Urban mythology is an amazing thing, and can easily distort historic fact, giving credit here, taking it from there. Such is the case with the New York Egg Cream.
The Egg Cream is falsely attributed to Louis Auster, a Brooklyn candy-store owner, where it is reputed to have started, at Auster’s soda fountain. We don’t believe this to be true, with every respect to Mr. Auster.
Around 1884, on New York’s Lower East Side, in Manhattan, not far from Brooklyn, drug stores all had soda fountains, selling ice cream and all variety of concoctions, and often pharmaceutical preparations made with syrups and soda. Let’s remember that Coca-Cola was once a medicinal syrup for which one needed a prescription. It was at the soda fountain that your prescription was filled, with syrup added to a glass, topped with seltzer, straight from the fountain. It was usually a pharmacist working the counter, trained in chemistry.
The ice cream soda became very popular in New York with the advent of refrigeration (the ice box), but not everyone could afford it. Generous and charitable Jewish pharmacy owners would often let children, who couldn’t afford a real ice cream soda, have a treat for half-price by eliminating the ice cream, replacing it with milk. Parents accepted this because it was a great way to get their children to drink healthful milk.
By 1885, the Egg Cream had gained popularity and migrated to Brooklyn over the new Brooklyn Bridge, opened only two years earlier. With the migration, the ingredients changed as well. Lower East Side soda fountains served the drink primarily with vanilla syrup, but to be different, the Brooklyn soda fountains primarily used chocolate syrup.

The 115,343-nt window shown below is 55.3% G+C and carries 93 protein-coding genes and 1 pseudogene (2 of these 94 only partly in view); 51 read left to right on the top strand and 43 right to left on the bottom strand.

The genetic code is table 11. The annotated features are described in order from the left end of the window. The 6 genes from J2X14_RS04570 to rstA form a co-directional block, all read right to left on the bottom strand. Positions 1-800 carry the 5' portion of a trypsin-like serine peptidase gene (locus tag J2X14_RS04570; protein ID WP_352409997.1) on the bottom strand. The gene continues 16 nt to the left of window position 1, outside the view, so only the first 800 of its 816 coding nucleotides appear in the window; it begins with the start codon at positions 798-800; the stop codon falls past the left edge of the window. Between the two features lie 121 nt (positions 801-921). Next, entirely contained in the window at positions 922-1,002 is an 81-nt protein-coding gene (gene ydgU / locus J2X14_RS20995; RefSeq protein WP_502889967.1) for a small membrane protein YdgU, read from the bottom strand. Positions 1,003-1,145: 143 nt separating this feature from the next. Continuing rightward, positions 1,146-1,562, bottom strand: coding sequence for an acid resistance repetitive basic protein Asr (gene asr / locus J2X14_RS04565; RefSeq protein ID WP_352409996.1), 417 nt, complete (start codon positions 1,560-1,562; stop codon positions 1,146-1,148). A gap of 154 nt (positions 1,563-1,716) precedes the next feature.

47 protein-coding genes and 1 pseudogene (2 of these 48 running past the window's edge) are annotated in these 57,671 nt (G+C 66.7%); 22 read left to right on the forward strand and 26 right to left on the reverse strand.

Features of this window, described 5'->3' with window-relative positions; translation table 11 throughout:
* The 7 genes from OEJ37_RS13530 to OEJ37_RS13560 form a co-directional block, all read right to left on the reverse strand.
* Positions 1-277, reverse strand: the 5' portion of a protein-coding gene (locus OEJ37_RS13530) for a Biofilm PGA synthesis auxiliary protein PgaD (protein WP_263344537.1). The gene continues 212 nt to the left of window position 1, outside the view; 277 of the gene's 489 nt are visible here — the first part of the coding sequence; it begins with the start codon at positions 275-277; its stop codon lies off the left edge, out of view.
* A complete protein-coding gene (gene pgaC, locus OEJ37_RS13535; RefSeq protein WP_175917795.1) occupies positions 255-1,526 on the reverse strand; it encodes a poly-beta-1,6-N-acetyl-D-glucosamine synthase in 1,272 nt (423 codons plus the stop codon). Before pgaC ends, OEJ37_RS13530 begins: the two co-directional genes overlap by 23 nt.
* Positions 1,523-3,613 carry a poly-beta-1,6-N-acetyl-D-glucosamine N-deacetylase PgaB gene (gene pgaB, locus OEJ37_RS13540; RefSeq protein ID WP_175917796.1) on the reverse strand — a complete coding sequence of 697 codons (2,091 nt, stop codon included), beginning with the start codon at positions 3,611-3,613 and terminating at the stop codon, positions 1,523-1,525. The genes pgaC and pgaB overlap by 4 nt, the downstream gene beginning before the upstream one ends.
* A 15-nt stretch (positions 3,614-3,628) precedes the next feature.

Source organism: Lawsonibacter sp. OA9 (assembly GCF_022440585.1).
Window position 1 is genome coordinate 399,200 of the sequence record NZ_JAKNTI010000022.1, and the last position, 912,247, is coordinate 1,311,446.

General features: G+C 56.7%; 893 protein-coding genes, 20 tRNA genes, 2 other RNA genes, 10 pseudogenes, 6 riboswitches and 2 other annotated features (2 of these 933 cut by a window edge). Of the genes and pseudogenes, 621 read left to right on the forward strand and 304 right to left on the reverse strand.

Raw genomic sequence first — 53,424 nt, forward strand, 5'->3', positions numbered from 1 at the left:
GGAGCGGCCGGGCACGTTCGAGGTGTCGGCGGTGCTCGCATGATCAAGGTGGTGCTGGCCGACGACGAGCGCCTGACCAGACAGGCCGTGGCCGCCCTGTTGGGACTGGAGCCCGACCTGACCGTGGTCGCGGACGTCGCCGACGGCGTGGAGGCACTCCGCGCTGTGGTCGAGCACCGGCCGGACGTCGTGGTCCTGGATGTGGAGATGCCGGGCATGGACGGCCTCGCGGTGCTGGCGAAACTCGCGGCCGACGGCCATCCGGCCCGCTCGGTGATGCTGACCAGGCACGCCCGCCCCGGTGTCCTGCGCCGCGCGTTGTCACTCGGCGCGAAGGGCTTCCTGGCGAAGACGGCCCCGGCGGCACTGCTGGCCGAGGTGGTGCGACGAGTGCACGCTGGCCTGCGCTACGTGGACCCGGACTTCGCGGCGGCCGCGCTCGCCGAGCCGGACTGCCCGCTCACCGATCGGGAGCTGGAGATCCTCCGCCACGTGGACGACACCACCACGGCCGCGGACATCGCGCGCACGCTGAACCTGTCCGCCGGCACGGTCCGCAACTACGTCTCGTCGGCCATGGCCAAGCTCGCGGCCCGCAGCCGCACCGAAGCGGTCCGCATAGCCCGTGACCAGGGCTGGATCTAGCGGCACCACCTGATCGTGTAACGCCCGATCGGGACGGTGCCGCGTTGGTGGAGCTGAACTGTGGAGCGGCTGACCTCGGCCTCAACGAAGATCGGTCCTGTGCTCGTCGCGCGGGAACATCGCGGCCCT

The origins of the name are also in question. Some suggest it comes from the Yiddish echt, meaning real or genuine, calling it “real cream”.Â There may be some truth to this, but we have a different perspective.Â The Lower East Side was a poor neighborhood of immigrants from Europe.Â Coming to America, they always heard that the streets were paved in gold and that wealth was just around the corner.Â They aspired to live well – as well as those in more fashionable parts of New York.Â Wealthy people enjoyed desserts even then with meringue and whipped cream, far out of the reach of the poor.
Emulating the wealthy became de rigeur for those in New York’s poor neighborhoods.Â Having a beverage with a frothy top, similar to either whipped egg whites or whipped cream was more than a treat. It was a status symbol, particularly important to young men and girls who could afford the luxurious flavor and treat of an Egg Cream, named because it was similar, we believe, to the treats enjoyed by the wealthy.
By the 1950s, the popularity of the Egg Cream had made a resurgence with the era of the bobby-soxer.Â Brooklyn soda fountains and restaurants such as Junior’s, served the Brooklyn Egg Cream, along with the Charlotte Russe – a dessert made with cake and whipped cream, topped with a cherry, all assembled in a cardboard mould.
In the 1980s, the Egg Cream faded slowly into history, as it spread across the nation, its recipe being corrupted as it traveled. I remember being in Aberdeen, Ohio once, at a luncheonette cum gas-station where they claimed to make “Genuine New York Egg Creams”.Â Foolishly, I tried one. After the initial shock of finding they had beaten a whole egg with syrup, milk and blended that with ice cream before adding a splash of club soda and serving it with a maraschino cherry, I politely informed the owner of the “genuine” recipe.Â That raw egg concoction still haunts me to this day.
Today, the best way to make an Egg Cream is with a pressured bottle of seltzer or siphon, Fox’s U-Bet Syrup and whole milk.Â Monin syrups work equally well, and I’ve enjoyed making unique egg creams with the diverse range of flavors Monin provides.